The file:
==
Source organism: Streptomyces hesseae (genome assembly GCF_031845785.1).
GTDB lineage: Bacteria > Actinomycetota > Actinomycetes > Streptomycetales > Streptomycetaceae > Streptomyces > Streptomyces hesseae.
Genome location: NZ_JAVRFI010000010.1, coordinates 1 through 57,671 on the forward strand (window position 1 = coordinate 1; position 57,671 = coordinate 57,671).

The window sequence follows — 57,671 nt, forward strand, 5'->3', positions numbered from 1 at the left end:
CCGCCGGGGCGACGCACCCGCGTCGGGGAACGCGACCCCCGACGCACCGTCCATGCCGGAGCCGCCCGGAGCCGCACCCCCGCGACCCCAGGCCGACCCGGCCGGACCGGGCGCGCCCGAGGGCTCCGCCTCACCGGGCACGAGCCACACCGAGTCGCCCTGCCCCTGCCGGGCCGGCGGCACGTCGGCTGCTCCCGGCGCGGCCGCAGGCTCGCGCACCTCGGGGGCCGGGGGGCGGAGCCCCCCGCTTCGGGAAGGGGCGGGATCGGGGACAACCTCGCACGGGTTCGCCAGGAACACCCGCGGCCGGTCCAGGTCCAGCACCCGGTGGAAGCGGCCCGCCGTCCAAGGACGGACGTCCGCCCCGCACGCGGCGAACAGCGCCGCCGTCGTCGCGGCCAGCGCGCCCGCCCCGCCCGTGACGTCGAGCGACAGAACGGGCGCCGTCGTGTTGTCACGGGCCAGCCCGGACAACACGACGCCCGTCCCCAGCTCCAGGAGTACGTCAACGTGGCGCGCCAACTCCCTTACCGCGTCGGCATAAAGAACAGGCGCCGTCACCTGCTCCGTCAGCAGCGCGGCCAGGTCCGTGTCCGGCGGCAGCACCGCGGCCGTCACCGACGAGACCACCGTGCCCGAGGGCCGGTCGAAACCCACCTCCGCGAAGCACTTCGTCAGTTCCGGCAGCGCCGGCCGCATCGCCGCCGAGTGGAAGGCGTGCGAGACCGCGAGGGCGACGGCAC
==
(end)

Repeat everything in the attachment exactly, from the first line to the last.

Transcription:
Source organism: Streptomyces hesseae (genome assembly GCF_031845785.1).
GTDB lineage: Bacteria > Actinomycetota > Actinomycetes > Streptomycetales > Streptomycetaceae > Streptomyces > Streptomyces hesseae.
Genome location: NZ_JAVRFI010000010.1, coordinates 1 through 57,671 on the forward strand (window position 1 = coordinate 1; position 57,671 = coordinate 57,671).

The window sequence follows — 57,671 nt, forward strand, 5'->3', positions numbered from 1 at the left end:
CCGCCGGGGCGACGCACCCGCGTCGGGGAACGCGACCCCCGACGCACCGTCCATGCCGGAGCCGCCCGGAGCCGCACCCCCGCGACCCCAGGCCGACCCGGCCGGACCGGGCGCGCCCGAGGGCTCCGCCTCACCGGGCACGAGCCACACCGAGTCGCCCTGCCCCTGCCGGGCCGGCGGCACGTCGGCTGCTCCCGGCGCGGCCGCAGGCTCGCGCACCTCGGGGGCCGGGGGGCGGAGCCCCCCGCTTCGGGAAGGGGCGGGATCGGGGACAACCTCGCACGGGTTCGCCAGGAACACCCGCGGCCGGTCCAGGTCCAGCACCCGGTGGAAGCGGCCCGCCGTCCAAGGACGGACGTCCGCCCCGCACGCGGCGAACAGCGCCGCCGTCGTCGCGGCCAGCGCGCCCGCCCCGCCCGTGACGTCGAGCGACAGAACGGGCGCCGTCGTGTTGTCACGGGCCAGCCCGGACAACACGACGCCCGTCCCCAGCTCCAGGAGTACGTCAACGTGGCGCGCCAACTCCCTTACCGCGTCGGCATAAAGAACAGGCGCCGTCACCTGCTCCGTCAGCAGCGCGGCCAGGTCCGTGTCCGGCGGCAGCACCGCGGCCGTCACCGACGAGACCACCGTGCCCGAGGGCCGGTCGAAACCCACCTCCGCGAAGCACTTCGTCAGTTCCGGCAGCGCCGGCCGCATCGCCGCCGAGTGGAAGGCGTGCGAGACCGCGAGGGCGACGGCAC